Ger Luijten, Director of the Fondation Custodia in Paris passed away recently at the age of 66. He was a curator, scholar, insatiable acquisitor, and mentor to many.
He began his career as a teacher of drawing but soon went on to study art history at the University of Utrecht. In 1984, he began work as a compiler for the Dutch and Flemish Hollstein volumes and eventually produced six volumes from Samuel de Swaef to Dirk Vellert. He continued as a force behind the Hollstein series as an advisor and editor for both the Dutch and Flemish and German series. He also edited numerous volumes of the New Hollstein series. In addition, he generated and edited the series Studies in Prints and Printmaking which included Nadine Orenstein, Hendrick Hondius and the business of prints in seventeenth-century Holland (1996), Jan van der Stock, Printing Images in Antwerp: the introduction of printmaking in a city, fifteenth century to 1585 (1998), Ilja Veldman, Crispijn de Passe and his progeny (1564-1670): a century of print production and Profit and Pleasure: print books by Crispijn de Passe (2001), Peter Fuhring, Ornament prints in the Rijksmuseum (2004), Erik Hinterding, Rembrandt as an etcher (2006), and Catherine Jenkins, Prints at the court of Fontainebleau, c. 1542-1547 (2017).
From Hollstein, Ger moved on to become assistant curator in the department of prints and drawings at the Museum Boijmans van Beuningen in 1987, where he organized from Pisanello to Cézanne: master drawings from the Museum Boymans-van Beuningen, Rotterdam (1990). In 1990, he became curator of the Rijksprentenkabinet in the Rijksmuseum and in 2001, he became head of that department. In 2012, Ger moved to Paris to become director of the Fondation Custodia, an institution which he energized and transformed through extensive renovation and numerous acquisitions and exhibitions. He loved acquiring art for the institutions where he worked. One notable example: he focused on collecting oil sketches by artists from different European countries for the Fondation and, by the end of his life, had acquired over five hundred, some of which were featured in the exhibition True to Nature. Open-air Painting in Europe 1780-1870 (Paris, Washington DC, and Cambridge) 2020-2021. Ger served on the boards of several organizations, RKD and Vereeniging Rembrandt, and the editorial boards of Simiolus and Print Quarterly. He was also on the works on paper vetting committee at TEFAF. An inspiring mentor, he also created a two-year junior curatorship with the Rijksmuseum and the Lugt Klever Fellowship with the RKD, both for young Dutch art historians working on topics related to the Fondation’s collection.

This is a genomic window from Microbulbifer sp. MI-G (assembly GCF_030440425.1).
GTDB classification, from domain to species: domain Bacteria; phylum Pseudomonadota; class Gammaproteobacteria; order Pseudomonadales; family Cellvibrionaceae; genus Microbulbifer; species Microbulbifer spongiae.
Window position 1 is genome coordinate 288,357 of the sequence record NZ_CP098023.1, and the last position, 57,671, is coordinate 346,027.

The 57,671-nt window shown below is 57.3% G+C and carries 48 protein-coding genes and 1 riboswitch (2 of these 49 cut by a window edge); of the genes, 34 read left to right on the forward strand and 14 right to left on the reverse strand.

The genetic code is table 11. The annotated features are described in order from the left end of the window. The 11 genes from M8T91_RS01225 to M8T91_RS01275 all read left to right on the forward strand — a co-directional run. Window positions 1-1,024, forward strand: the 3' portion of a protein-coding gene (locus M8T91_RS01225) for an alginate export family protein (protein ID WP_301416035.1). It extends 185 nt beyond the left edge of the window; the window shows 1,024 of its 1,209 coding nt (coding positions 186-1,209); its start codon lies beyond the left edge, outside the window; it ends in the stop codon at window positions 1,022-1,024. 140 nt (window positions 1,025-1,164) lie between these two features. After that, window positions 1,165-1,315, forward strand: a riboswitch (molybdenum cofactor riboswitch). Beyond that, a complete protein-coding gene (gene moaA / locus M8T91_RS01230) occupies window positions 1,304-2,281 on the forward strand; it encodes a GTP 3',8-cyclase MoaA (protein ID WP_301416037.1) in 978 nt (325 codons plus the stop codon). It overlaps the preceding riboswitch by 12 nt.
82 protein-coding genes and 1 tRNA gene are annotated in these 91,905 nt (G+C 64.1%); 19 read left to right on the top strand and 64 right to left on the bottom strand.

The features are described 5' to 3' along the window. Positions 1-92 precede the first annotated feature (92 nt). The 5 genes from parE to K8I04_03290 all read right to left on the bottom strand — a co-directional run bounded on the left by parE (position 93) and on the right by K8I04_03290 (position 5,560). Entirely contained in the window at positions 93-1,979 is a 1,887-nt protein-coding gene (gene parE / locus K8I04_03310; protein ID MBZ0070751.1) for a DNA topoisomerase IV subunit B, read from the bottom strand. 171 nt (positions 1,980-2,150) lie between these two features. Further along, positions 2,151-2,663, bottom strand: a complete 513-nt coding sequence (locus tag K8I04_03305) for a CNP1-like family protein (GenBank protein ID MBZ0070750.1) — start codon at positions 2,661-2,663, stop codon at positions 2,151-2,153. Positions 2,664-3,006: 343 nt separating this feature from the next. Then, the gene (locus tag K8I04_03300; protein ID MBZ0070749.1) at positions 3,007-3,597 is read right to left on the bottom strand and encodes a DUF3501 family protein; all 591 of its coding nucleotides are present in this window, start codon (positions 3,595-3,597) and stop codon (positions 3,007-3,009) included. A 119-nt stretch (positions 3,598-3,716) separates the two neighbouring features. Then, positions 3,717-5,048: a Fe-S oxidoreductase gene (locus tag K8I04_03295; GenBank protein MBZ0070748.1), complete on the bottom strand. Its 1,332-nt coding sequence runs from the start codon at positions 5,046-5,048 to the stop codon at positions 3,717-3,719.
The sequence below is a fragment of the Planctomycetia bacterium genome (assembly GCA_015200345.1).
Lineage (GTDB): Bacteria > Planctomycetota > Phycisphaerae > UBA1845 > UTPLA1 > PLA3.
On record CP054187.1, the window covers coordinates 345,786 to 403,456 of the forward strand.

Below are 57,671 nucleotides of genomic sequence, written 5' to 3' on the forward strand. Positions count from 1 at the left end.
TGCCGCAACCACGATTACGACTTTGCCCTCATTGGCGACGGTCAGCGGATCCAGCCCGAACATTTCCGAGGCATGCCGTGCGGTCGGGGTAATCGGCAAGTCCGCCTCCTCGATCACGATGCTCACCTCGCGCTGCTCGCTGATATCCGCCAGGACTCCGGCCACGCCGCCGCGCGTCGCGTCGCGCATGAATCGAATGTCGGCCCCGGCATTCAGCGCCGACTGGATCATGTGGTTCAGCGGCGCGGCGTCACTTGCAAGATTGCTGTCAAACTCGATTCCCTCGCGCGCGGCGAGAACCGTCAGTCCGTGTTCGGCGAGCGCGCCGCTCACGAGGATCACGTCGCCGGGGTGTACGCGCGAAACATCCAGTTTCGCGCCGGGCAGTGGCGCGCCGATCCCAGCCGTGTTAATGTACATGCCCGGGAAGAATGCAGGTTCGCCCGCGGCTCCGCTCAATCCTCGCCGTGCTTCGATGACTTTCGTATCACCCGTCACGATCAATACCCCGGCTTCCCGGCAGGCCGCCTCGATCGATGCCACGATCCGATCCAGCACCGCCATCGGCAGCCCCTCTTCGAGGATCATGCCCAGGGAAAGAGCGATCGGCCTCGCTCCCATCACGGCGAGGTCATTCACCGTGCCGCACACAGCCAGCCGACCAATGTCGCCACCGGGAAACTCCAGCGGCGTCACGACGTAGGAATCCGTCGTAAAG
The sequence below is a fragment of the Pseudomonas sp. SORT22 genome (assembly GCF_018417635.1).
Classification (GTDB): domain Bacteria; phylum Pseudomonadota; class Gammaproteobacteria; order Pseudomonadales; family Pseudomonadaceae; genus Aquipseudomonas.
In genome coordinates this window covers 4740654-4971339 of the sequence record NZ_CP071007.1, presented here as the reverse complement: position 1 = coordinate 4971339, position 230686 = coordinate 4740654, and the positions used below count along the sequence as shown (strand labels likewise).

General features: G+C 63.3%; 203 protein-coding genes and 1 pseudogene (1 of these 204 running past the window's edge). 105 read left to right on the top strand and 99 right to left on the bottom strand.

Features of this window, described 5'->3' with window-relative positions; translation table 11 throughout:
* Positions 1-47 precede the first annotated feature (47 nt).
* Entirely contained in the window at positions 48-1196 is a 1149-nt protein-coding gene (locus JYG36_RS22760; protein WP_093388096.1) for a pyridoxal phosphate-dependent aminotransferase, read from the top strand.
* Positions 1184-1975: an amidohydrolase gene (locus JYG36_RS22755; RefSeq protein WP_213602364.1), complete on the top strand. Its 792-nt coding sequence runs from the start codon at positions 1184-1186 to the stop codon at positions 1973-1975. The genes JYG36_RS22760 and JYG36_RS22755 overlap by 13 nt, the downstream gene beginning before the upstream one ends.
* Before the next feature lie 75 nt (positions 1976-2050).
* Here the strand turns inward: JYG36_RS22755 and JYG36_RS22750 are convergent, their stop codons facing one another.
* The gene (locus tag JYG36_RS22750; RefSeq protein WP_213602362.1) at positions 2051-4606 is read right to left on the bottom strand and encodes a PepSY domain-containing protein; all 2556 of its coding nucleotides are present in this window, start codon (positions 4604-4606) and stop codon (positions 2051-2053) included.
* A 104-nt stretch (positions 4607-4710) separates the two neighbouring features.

Ger curated, co-curated, and was behind numerous exhibitions in our field including Dawn of the Golden Age: northern Netherlandish Art, 1580-1620 (Amsterdam, 1993-94), Van Dyck as Printmaker (Amsterdam and Antwerp, 1999), Rembrandt the Printmaker (Berlin, 2001), Hendrick Goltzius (1558-1617), Drawings, Prints, and Paintings (Amsterdam, New York, and Toledo, 2003), and Hieronymus Cock. La Gravure à la Renaissance (Paris and Leuven, 2013). He co-authored The Mirror of Everyday Life (Amsterdam, 1997), an exhibition on Netherlandish genre prints, with his friend and former advisor Eddy de Jongh. He was the driving force behind Jan van der Waals’s exhibition and catalogue on the uses of prints in the seventeenth-century, Van kunst tot kastpapier: prenten in de Gouden Eeuw (Rotterdam, 2006). At the Rijksmuseum and at the Fondation, Ger turned his attention to living artists born in the late 1930s and 1940s and eagerly collected their work. At the Fondation, he organized exhibitions on some of these artists including Jozef van Ruyssevelt, Charles Donker, and Anna Metz. He also organized exhibitions on earlier artists who had been somewhat overlooked such as Christoffer Wilhelm Eckersberg and Léon Bonvin.
Ger knew how to work a room in the best sense. He talked with everyone and loved to share his latest acquisitions and projects as though the person in front of him were the first one he was sharing them with. He was a genuine and open person who delighted in connecting with the people he encountered, whether curators, scholars, and art dealers or taxi drivers and waiters. In a busy restaurant in Brooklyn one evening during the week of the IFPDA Print Fair years ago, while our small group of print curators were waiting for our table, Ger struck up a conversation with the maitre d’ who happened to be Dutch. By the end of the evening, the man was running over to us to show Ger the photos of his newly adopted baby. Such was Ger, big brother to all. He will be missed.
Drue Heinz Curator in Charge Department of Drawings and Prints
The Metropolitan Museum of Art